Saheed Vassell and the forgotten victims of police brutality

On April 4th, 2019, around 4pm, a crowd gathered on the corner of Utica Avenue and Montgomery Street in the Crown Heights neighborhood of Brooklyn. The weather was sunny and warm. The group had come for a memorial event: a year earlier, Saheed Vassell, a thirty-four-year-old Black man, had been shot and killed by a group of police officers: Leon Dinham, Anthony Bottiglieri, Bekim Molic, and Omar Rafiq. It was here that Vassell took his last breath. People held orange signs that read “Justice For Saheed”; across the street, friends gathered outside the barbershop where he used to work. They played music, danced, and celebrated his life. Lorna and Eric Vassell, Saheed’s parents, were there. The memorial had another purpose, too—as a protest against a decision that had just been made, by Letitia James, New York’s attorney general, not to seek criminal charges against the officers who killed Vassell.

In the two years since he died, so many Black people have lost their lives to police brutality that it can be hard to keep track of the names. Some are engraved into the national consciousness: Freddie Gray, Philando Castile, Sandra Bland, Oscar Grant, Mike Brown, and now Breonna Taylor, Tony McDade, and George Floyd. But others go unknown outside of their communities. Maybe these fatal encounters occur so often that even when the press covers a story, the next case has already appeared, overtaking our attention. According to data from Mapping Police Violence, a research collaborative, police killed three people per day in 2019, totaling nearly 1,100 killings. Twenty-four percent of those killed were Black, despite Black people making up only thirteen percent of the population. Each time, reporters have struggled to catch up; sometimes they didn’t.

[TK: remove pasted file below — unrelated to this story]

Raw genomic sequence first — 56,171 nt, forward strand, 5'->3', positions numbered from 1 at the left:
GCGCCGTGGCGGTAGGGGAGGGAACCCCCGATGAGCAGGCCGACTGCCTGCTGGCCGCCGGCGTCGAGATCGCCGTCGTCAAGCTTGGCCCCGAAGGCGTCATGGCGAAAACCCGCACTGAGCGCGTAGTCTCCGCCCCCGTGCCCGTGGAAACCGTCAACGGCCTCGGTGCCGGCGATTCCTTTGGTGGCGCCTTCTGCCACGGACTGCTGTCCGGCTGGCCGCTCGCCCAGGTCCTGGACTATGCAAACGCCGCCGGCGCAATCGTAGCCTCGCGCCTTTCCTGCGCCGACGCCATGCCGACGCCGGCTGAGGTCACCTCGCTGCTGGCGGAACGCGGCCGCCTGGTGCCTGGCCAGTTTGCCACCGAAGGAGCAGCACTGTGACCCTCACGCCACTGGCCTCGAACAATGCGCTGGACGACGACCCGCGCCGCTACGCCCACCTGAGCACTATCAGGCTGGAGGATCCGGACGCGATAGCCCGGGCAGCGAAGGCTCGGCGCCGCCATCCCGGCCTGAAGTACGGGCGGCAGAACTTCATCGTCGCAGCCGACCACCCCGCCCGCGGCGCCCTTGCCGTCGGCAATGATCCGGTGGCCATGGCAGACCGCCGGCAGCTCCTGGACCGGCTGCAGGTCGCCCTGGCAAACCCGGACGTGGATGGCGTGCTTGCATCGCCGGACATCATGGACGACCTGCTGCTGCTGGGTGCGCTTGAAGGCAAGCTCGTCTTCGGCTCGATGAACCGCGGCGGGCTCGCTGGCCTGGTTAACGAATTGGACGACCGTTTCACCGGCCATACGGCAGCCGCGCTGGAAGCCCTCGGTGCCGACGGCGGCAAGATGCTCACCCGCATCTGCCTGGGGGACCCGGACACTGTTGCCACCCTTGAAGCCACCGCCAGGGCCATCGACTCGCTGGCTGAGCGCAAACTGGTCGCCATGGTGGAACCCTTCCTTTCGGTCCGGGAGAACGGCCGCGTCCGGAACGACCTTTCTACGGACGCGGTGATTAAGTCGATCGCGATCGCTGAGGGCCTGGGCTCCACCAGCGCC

Vassell, a local fixture, who moved from Jamaica to Crown Heights at the age of six, was one of the stories that passed most people by. The neighborhood in which he lived is home to a vibrant West Indian community. Eric Vassell became a deacon of the Brooklyn Community Church, which Saheed visited every morning at 5am. Saheed attended Apex Technical School, in nearby Long Island City. “Saheed was a welder,” Eric told me. “He was fascinated with iron, so whenever he walked out on the street he would pick up stray metal objects.” In 2008, after two of his closest friends died—one in a car crash, the other at the hands of police—Saheed began to struggle with his mental health. “We realized that he was acting different, saying different things, and ending up at the hospital where they diagnosed him with bipolar disorder,” Eric said.